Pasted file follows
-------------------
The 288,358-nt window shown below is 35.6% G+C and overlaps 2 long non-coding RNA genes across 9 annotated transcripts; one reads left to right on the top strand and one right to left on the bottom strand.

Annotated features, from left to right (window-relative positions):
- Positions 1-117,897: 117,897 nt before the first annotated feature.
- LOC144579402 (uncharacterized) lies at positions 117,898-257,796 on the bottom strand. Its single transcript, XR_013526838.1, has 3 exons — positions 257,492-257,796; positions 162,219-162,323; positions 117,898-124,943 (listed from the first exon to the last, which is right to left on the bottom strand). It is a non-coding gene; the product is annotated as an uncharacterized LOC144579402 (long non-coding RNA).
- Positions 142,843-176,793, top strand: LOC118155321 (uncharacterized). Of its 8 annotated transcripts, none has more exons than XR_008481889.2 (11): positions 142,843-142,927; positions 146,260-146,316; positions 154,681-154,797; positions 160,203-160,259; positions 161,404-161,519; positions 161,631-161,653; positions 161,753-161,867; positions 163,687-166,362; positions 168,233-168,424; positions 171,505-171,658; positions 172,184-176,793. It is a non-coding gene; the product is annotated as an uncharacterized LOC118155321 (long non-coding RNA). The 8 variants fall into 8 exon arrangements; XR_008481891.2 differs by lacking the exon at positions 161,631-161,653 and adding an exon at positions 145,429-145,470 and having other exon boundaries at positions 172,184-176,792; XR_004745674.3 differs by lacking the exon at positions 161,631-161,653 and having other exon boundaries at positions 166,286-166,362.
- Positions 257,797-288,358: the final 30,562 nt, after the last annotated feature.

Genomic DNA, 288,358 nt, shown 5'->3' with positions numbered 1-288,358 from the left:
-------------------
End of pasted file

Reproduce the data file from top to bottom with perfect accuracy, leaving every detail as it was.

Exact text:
The 288,358-nt window shown below is 35.6% G+C and overlaps 2 long non-coding RNA genes across 9 annotated transcripts; one reads left to right on the top strand and one right to left on the bottom strand.

Annotated features, from left to right (window-relative positions):
- Positions 1-117,897: 117,897 nt before the first annotated feature.
- LOC144579402 (uncharacterized) lies at positions 117,898-257,796 on the bottom strand. Its single transcript, XR_013526838.1, has 3 exons — positions 257,492-257,796; positions 162,219-162,323; positions 117,898-124,943 (listed from the first exon to the last, which is right to left on the bottom strand). It is a non-coding gene; the product is annotated as an uncharacterized LOC144579402 (long non-coding RNA).
- Positions 142,843-176,793, top strand: LOC118155321 (uncharacterized). Of its 8 annotated transcripts, none has more exons than XR_008481889.2 (11): positions 142,843-142,927; positions 146,260-146,316; positions 154,681-154,797; positions 160,203-160,259; positions 161,404-161,519; positions 161,631-161,653; positions 161,753-161,867; positions 163,687-166,362; positions 168,233-168,424; positions 171,505-171,658; positions 172,184-176,793. It is a non-coding gene; the product is annotated as an uncharacterized LOC118155321 (long non-coding RNA). The 8 variants fall into 8 exon arrangements; XR_008481891.2 differs by lacking the exon at positions 161,631-161,653 and adding an exon at positions 145,429-145,470 and having other exon boundaries at positions 172,184-176,792; XR_004745674.3 differs by lacking the exon at positions 161,631-161,653 and having other exon boundaries at positions 166,286-166,362.
- Positions 257,797-288,358: the final 30,562 nt, after the last annotated feature.

Genomic DNA, 288,358 nt, shown 5'->3' with positions numbered 1-288,358 from the left: